Saul Dibb • Director
“We should never take peace for granted”
by Vassilis Economou
- We sat down with British director Saul Dibb to discuss his creative approach to adapting the WWI classic Journey’s End, which is screening at London
Saul Dibb has adapted RC Sherriff’s classic World War I play Journey’s End [+see also:
interview: Saul Dibb
film profile] for the big screen, and it is getting a Gala screening at the 61st BFI London Film Festival. Cineuropa had a chance to talk to the British filmmaker about his creative approach to an adaptation, his visual aesthetics and his “time travelling” as a director.
Cineuropa: Why did you decide to adapt RC Sherriff’s play, and why now?
Saul Dibb: The first thing to say is that the film is not strictly an adaptation of the play; it is an adaptation of Sherriff’s recently rediscovered novelisation of the play, which offers far more dramatic and visual possibilities.
For the “why now?” question, there are the obvious reasons – it’s coming up to 100 years since the battle that the film depicts, and it’s one of the greatest British works about war, which has only been adapted for film once (90 years ago). But for me, there were other, more compelling motivations. I was incredibly taken by just how honest, real and truthful an account of war it felt – no doubt because it was written from Sherriff’s personal experience – and that made it stand out from other, more action-based or hero-centred war films. It also struck me that, as some of our short-sighted, opportunistic politicians seek to undermine important allegiances forged after a first half of the 20th century defined by world wars that wiped out whole generations, it is an important reminder that we should never take peace for granted.
Does an adaptation of a classic play limit your creativity? Did you feel constrained by following this narrative path?
Adapting a play per se doesn’t have to limit your creativity at all, and the fact that it’s seen as a “classic” shouldn’t either. In fact, I consciously made a point of not seeing the play, nor reading it, to try and ensure that I would only approach it as a piece of cinema with as little baggage as possible. I also found it very useful to think of it the other way around – to approach the film as if we were recreating the very real events that Sherriff was inspired by, with the camera standing in for him observing these characters for the first time.
The storytelling method we employed was liberating, rather than constricting. The bomb is under the bed right from the start – the audience knows an enormous attack is coming and that this regiment is going to be there when it does. So, the question becomes when, rather than if, and creates a huge sense of dread and tension right from the start.
Was it also difficult to follow this narration along with the character development?
I guess what I said before goes some way to answering that – setting out what’s going to happen and then waiting for it to happen creates a lot of space to examine each individual character and their interdynamics with each other. And because the writing is so good, and the characters are so clearly delineated and nuanced, that allowed each actor to come at them from completely different angles and really inhabit their roles as specific individuals. And we were also, of course, incredibly lucky to have a cast of such talented actors who would then run with that.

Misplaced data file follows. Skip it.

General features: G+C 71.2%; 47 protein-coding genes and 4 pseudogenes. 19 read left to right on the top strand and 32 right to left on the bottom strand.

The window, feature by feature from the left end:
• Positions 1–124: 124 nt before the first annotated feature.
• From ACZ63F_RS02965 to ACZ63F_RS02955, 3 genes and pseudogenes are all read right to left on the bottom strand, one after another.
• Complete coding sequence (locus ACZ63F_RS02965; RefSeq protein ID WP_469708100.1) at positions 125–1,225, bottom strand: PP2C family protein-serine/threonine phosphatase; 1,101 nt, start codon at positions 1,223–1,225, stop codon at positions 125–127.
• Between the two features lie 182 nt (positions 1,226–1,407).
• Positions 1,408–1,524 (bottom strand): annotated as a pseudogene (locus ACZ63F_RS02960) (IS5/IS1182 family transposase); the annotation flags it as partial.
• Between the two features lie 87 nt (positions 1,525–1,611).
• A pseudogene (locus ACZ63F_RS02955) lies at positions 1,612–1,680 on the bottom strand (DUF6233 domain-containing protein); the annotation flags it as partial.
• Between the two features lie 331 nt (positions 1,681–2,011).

Everything takes place in a claustrophobic environment that also intensifies the emotional impact of the drama. Why did you choose this visual aspect?
I wanted to embrace what might be perceived as a weakness – the tight confines and claustrophobic spaces – and turn that into a strength, much like films such as Das Boot and Alien did so brilliantly in their single locations. I then went further and decided to limit our field of vision so that the audience never sees more than the characters do. In a trench situation, this means never looking out over the top, for instance, until three-quarters of the way into the film, when they go out to no-man’s land for a raid and we see it for the very first time in the impressionistic way that they do. I hope this will help the audience experience the claustrophobia the soldiers are feeling, and the sense of fear that comes from imagining what is out there – which is often greater than actually seeing it.
Over the course of your filmography, you have skipped between different historical eras; what fascinates you about this “time travel”?
On the surface, I suppose they do all feel very different, and it’s certainly exciting and challenging to be setting stories in contrasting times and places each time I make a film. But what unites them is a very strong sense of reality (often they have been based on real stories – or the fiction hovers very closely over the reality), and how the time and environment their characters find themselves in dictate their outlook, their opportunities in life and society’s expectations.
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